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Camden City Public Schools’ Adopt Comprehensive Wellness Policy

November 27, 2012 | Camden, Community News

Expect significant changes to promote student health now that the Camden City Public Schools have adopted a comprehensive wellness policy. School Board President Kathryn Blackshear says the policy will change the way schools feed children and get them engaged in active play.

Approved by the Camden Board of Education on November 27, 2012, the policy focuses on making healthy eating, nutrition education, and physical activity an integral part of the day in the city’s 26 public schools. With the wellness policy as the framework, the Camden Board of Education hopes to help reduce obesity rates among Camden children and youths.

“The board is committed to creating a healthy environment,” said Blackshear, “and the school district will engage students, parents, teachers, food service professionals, health professionals, and members of the community in raising awareness about wellness and integrating nutrition and physical activity into the lives of our children.”

Interim Superintendent Reuben F. Mills underscored the importance of a healthy school environment as a key influence in a child’s development. “It’s not just about what takes place in the classroom,” Mills said. “The wellness policy is about making overall student health a priority by offering healthy foods to students and encouraging them to be active.”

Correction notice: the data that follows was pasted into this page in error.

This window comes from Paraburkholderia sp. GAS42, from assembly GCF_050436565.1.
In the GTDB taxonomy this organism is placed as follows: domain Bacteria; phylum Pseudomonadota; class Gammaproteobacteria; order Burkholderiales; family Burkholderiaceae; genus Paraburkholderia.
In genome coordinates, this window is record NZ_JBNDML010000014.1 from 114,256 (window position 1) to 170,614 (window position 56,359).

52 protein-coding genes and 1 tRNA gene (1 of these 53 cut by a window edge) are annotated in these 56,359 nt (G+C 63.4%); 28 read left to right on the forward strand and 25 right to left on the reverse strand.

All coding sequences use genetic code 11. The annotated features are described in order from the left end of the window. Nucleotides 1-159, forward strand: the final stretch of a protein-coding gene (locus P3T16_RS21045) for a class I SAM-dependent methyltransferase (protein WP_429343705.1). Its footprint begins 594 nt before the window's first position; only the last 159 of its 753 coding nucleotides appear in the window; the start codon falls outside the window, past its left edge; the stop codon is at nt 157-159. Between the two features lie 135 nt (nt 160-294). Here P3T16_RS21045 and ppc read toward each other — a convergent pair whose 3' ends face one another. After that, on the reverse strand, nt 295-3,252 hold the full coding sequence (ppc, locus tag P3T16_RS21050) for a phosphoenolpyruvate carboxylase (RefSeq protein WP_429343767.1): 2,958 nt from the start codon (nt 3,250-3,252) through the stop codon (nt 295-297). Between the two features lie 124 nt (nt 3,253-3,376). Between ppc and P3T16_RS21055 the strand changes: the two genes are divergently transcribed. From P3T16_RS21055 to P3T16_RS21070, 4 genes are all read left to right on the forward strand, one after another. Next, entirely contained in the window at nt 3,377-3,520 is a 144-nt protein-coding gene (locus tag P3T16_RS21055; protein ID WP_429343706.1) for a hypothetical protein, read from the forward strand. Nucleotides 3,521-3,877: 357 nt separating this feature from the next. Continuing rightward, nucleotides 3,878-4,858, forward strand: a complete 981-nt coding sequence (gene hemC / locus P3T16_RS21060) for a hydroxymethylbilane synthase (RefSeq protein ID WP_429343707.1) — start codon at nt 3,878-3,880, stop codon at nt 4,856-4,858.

The policy addresses the nutritional quality of foods and beverages served for breakfast, lunch and snacks. It further stipulates guidelines for food brought into the school from outside for school-sponsored activities, including fund raising, celebrations, athletic events, dances, and performances. The policy also supplements existing physical education programs by recommending additional opportunities for physical activity throughout the school day, as well as safe routes to school, staff wellness initiatives, and outreach to parents.

NJPHK-Camden worked closely with the Board of Education, the superintendent’s administrative staff, ARAMARK (Camden district’s food service provider) and Rutgers Cooperative Extension of Camden County to help draft the policy. “This policy is a bold step that will impact thousands of Camden’s students,” said Valeria Galarza, NJPHK-Camden project manager. “All of the partners came together with a tremendous spirit of cooperation to develop this policy. We have to keep that spirit alive as we work together to put this written commitment into practice.”

District-wide implementation of the policy is planned for September 2013. Each school will form its own wellness committee comprising school and community representatives who will help implement and monitor the policy provisions.

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